Sting painful when focus is on the new, but classics rock


October 9, 2003

BY JIM DeROGATIS Pop Music Critic

Forget the competing entertainment up north in Wrigleyville: The place to be in Chicago on Tuesday night was Grant Park.

There was much to be cynical about as Sting performed a "free" concert that in fact required tickets handed out in advance by aggressive street teams as part of a giant corporate marketing blitz.

While I'm firmly opposed to artists living in the past, it's still difficult to accept Sting's transformation from a high-octane New Wave pop-punk with the Police into an easy-listening faux-jazzbo solo artist shilling for sports cars, designer clothes and credit cards.

Advertising was ubiquitous throughout the show. And fans who've been following the history of rock music in the park had to wonder why this concert -- and a recent show by Shania Twain that was also a corporate event -- were allowed to happen while the Smashing Pumpkins, the surviving members of the Grateful Dead and a return appearance by Radiohead were all barred by the city.

Maybe it had something to do with the $300,000 check that the sponsors handed to city officials to support music in the schools. (Everything is for sale in Chicago.)

The reason why music fans should question the city's attitude about rock in the park is because it is our finest venue to hear live music. The sound system was pristine, the backdrop of city lights was brilliant, and even the weather cooperated, with a slight breeze wafting off Lake Michigan on a warm Indian Summer night complete with a blazing harvest moon.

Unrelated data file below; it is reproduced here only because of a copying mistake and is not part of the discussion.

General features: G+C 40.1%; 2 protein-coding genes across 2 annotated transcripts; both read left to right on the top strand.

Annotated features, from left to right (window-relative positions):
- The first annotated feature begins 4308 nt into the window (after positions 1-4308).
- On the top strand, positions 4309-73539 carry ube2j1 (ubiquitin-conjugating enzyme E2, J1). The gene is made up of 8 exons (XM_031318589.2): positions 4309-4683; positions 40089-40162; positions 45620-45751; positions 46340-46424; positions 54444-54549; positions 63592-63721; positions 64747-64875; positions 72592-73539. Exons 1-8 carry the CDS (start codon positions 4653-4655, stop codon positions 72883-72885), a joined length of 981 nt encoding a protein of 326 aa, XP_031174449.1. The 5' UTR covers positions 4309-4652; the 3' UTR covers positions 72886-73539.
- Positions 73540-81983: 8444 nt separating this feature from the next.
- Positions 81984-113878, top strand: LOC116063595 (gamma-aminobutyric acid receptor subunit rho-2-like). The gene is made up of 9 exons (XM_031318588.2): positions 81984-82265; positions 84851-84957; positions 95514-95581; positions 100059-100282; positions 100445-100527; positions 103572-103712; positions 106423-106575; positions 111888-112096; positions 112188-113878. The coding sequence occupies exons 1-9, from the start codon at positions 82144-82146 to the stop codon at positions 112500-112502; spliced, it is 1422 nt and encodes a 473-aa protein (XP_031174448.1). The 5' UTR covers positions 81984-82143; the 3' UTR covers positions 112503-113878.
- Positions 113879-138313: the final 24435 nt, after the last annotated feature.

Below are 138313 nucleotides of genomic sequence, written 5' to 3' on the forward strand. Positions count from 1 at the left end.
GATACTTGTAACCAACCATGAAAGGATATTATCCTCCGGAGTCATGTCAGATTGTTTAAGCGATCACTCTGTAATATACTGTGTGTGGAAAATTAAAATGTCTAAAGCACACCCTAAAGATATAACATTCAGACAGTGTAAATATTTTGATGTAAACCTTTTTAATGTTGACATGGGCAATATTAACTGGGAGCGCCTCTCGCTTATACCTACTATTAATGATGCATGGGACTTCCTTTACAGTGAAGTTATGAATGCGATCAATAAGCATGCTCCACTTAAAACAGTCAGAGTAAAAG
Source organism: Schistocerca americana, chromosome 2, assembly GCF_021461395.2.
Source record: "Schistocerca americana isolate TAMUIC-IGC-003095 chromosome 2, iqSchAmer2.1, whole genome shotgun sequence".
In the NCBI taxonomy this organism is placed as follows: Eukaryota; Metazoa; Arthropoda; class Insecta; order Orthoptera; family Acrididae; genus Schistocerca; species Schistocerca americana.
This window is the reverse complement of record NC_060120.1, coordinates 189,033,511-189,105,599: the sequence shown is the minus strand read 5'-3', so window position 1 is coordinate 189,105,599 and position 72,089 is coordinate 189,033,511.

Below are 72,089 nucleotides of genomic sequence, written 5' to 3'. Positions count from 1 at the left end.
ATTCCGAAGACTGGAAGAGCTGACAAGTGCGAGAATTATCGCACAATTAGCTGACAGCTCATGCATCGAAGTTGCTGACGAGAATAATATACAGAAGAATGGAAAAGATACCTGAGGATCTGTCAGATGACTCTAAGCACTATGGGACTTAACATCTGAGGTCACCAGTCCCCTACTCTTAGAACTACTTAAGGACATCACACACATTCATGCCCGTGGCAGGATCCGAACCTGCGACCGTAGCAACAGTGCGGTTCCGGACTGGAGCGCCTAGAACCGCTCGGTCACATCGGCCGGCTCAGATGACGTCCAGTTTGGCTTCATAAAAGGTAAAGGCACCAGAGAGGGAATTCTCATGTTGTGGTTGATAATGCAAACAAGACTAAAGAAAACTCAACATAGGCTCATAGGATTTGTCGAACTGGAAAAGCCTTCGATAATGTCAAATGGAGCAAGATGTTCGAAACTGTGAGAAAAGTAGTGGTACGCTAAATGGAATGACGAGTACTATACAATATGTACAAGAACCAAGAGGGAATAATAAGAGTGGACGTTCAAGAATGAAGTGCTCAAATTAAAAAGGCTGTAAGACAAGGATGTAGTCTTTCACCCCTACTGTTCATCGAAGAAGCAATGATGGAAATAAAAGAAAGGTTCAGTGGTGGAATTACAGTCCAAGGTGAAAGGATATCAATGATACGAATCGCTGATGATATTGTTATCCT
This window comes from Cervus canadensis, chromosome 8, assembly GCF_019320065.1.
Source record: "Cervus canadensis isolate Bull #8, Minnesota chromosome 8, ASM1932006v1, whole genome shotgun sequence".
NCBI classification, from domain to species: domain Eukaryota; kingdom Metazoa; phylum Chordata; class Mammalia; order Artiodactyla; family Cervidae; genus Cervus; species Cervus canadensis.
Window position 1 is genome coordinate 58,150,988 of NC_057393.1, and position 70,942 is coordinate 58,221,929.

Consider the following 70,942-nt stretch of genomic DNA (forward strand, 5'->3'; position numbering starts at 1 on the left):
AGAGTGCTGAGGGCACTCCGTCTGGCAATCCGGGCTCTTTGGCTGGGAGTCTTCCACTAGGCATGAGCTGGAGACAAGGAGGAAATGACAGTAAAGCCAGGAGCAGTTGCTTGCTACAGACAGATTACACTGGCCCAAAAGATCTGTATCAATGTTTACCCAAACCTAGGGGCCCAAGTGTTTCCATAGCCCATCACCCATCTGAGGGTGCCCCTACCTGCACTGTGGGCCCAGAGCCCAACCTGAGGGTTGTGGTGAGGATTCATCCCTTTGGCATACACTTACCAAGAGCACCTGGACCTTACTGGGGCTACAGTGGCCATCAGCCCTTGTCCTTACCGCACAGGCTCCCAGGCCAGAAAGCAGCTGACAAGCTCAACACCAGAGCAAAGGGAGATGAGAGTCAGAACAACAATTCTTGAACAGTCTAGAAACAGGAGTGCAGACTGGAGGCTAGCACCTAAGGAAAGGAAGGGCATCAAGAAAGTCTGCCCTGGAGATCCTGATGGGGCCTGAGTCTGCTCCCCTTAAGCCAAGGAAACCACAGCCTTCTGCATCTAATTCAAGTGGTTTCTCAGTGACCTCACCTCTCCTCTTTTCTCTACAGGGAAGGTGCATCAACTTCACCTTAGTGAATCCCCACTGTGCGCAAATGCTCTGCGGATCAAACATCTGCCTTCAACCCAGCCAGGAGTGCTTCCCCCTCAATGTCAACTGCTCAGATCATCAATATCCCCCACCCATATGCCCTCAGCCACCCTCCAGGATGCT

All of this combined for such a pleasant evening that you had to forgive Sting even his most egregious overindulgences -- and there were plenty of those.

The unnaturally buff, artfully unshaven, peroxide-blond crooner used the show to launch his newest album, "Sacred Love," which finds him taking the coffeehouse pop of recent solo discs to the Middle East via the addition of an odd trance drone here, a little doumbek or tabla there, and some obnoxiously artsy video projections of naked belly dancers splashed up behind his eight-piece band as it performed.

New songs such as the album's title track, the VH1/adult contemporary single "Send Your Love" and the ponderously self-important political toss-off, "Let's Forget About the Future," are, in a word, dreadful -- tuneless, pretentious, overwrought and (despite the best efforts of master drummer Vinnie Colaiuta) positively leaden in the groove department.

With the exception of "Walking on the Moon," which opened the show and was ruined by a rendition that found it reconfigured as a cabaret ditty featuring only Sting on bass and vocals and pianist Jason Rebello tinkling behind him, the songs of the Police were by far the highlight of the two-hour set.

Nearly a third of the show was devoted to that timeless, energizing material: "Message in a Bottle," "Every Little Thing She Does Is Magic," "Synchronicity II" and of course "Roxanne" (which Sting offered almost as an apology for a truncated version of "Englishman in New York" -- apparently he forgot where he was for a minute, mistaking Grant Park for Central Park).

When you compare twee solo fare such as "Fields of Gold," "All This Time" and the new tunes from "Sacred Love" to these Police classics, you can't help but ask: Sting, what the heck happened? Perhaps if you spent a little less time on those marathon Tantric sex sessions that you brag about and saved a little of that energy for your current music, you'd still be an artist that matters.

Opening the concert were two modern bluesmen: Keb' Mo', who tries so hard to be "authentic" that he ought to confine his performances to museums, and Jonny Lang, who errs too far to the other extreme, churning out a hopelessly generic brand of frat-party chooglin' that is distinguishable from countless mediocre bar bands only by the fact that Jonny is the one with the major-label hype behind him.